# Why do I need to add intermediate CA certificates to JVM's cacerts file?

My company uses its own PKI. The web browser which I use to access to code repository shows a certificate chain as follows:

Company Root CA
Company Issuing CA Intranet Server
Certificate to the code repository that I want to access


sun.security.validator.ValidatorException: PKIX path building failed: sun.security.provider.certpath.SunCertPathBuilderException: unable to find valid certification path to requested target


error.

Gradle uses JVM. I have exported the "Company Root CA" certificate and added it to the certificate store of the JVM with the following command:

"%JAVA_HOME%\bin\keytool.exe" -import -alias company_root_cacert -file "C:\path\to\company\root\cacert.cer" -keystore "%JAVA_HOME%\jre\lib\security\cacerts" -storepass changeit


However, this did not solve the issue. I additionally exported the "Company Issuing CA Intranet Server" certificate and added it to the certificate store of the JVM with the following command:

"%JAVA_HOME%\bin\keytool.exe" -import -alias company_intermediate_cacert -file "C:\path\to\company\intermediate\cacert.cer" -keystore "%JAVA_HOME%\jre\lib\security\cacerts" -storepass changeit


This has solved the issue.

My question is, why was the second step necessary? Since the "Company Issuing CA Intranet Server" is signed by "Company Root CA", and since I have "Company Root CA" in the list of certificates trusted by JVM, why did I need to additionally add the "Company Issuing CA Intranet Server" certificate to the certificate store of JVM?

The problem you describe happens usually if the server only sends its leaf certificate and does not add all the chain certificates needed to build the trust chain to the root CA. Unfortunately this is a common misconfiguration of servers.

Many desktop browser work around this problem if they already know the missing chain certificate from earlier visits or maybe download the missing certificate if the leaf certificate contains a URL for CA issuers in authority information access. But this behavior is usually restricted to desktop browsers and other tools simply fail because they cannot build the trust chain.

• The intermediate certificate was in Windows' certificate store. I have removed the intermediate certificate from Windows' certificate store and the browser was still able to access it. This means that the browser somehow "cached" the intermediate certificate. I have cleared all browser history of Internet Explorer but it was still able to access it. Does clearing the browser history clear any "cached" certificates as well? If yes, then this should mean that the server's configuration is correct right? (that is, the server sends intermediate certificates). – Utku Jun 23 '17 at 10:26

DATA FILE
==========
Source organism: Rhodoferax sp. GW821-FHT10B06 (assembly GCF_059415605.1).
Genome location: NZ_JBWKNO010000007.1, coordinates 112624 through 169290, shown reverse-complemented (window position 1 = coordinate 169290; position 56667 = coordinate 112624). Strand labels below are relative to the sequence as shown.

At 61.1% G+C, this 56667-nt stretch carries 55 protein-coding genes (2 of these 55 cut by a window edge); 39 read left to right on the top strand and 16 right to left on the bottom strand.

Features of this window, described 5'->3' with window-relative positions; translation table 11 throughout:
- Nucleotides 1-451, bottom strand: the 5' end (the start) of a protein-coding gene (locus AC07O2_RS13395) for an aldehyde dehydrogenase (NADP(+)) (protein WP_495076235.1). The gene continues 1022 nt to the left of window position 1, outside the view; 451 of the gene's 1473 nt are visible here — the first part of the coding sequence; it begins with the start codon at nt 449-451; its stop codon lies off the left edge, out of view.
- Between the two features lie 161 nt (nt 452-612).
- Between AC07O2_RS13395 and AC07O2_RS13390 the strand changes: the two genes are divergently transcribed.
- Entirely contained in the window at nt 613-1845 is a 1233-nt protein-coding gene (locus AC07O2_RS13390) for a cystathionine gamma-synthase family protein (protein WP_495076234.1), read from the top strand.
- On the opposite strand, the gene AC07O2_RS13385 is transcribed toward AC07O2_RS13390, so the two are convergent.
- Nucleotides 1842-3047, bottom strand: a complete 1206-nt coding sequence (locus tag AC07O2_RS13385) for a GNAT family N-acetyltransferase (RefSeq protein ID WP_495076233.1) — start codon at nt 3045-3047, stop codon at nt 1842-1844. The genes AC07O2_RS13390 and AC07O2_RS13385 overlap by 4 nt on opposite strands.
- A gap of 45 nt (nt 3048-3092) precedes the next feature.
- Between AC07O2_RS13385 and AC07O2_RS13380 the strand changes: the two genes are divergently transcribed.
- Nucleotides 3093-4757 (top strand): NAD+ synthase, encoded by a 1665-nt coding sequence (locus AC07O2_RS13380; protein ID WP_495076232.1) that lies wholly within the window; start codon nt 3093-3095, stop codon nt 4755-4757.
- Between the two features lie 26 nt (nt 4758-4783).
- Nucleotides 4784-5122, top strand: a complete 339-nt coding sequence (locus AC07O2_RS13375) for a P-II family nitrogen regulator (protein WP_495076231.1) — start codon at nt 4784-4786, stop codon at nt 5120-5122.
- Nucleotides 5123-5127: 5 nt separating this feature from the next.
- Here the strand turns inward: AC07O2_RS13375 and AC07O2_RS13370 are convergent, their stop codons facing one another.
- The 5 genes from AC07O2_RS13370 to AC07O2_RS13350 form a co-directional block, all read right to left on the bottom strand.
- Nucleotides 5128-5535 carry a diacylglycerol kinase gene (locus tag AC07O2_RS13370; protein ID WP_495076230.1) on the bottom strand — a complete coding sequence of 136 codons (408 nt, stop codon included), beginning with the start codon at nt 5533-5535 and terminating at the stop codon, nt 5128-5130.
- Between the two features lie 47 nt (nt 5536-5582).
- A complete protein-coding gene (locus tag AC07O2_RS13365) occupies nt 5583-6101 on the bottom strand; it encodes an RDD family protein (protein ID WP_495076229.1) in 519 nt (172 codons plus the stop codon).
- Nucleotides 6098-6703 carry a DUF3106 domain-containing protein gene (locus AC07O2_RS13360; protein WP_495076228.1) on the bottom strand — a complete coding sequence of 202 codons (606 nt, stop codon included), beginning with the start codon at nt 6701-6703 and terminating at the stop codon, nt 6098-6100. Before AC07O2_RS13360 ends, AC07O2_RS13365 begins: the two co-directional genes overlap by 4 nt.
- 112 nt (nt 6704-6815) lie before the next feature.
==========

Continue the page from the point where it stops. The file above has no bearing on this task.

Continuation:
• @Utku: I don't think that clearing the history clears cached certificates. What is really be sent from the server can be seen by doing a packet capture or using openssl s_client. – Steffen Ullrich Jun 23 '17 at 10:32
• I ran the command. The output includes the following: verify error:num=20:unable to get local issuer certificate and verify error:num=21:unable to verify the first certificate. I guess that these mean that the server is indeed not sending the chain certificates. – Utku Jun 23 '17 at 11:05
• @Utku: it might be that IE works around the problem by Downloading the missing certificate based on the CA issuers information in the AIA part of the certificate (see my response) while Firefox does not. There is a lot of undocumented magic going on in the different TLS stacks and apps and checking with a desktop browser often works while it does not work with other TLS clients. – Steffen Ullrich Jun 23 '17 at 12:59
• @MikeOunsworth: doubt that AIA is done by any implementations which just use OpenSSL, GnuTLS, Botan, PolarSSL or similar "lower" level libraries. Not only would the AIA extension to be automatically extracted during certificate verification but there must be also some HTTP stack somewhere so that the actual request can be made. And, given that these libraries are often used in a non-blocking way this HTTP stack would need to be integrated with the applications event loop etc. I'm not aware of any interface existing in these TLS stacks for this. – Steffen Ullrich Aug 23 '17 at 14:26

Support for the caIssuers access method of the Authority Information Access extension is available. It is disabled by default for compatibility and can be enabled by setting the system property com.sun.security.enableAIAcaIssuers to the value true.
If set to true, Sun's PKIX implementation of CertPathBuilder uses the information in a certificate's AIA extension (in addition to CertStores that are specified) to find the issuing CA certificate, provided it is a URI of type ldap, http, or ftp.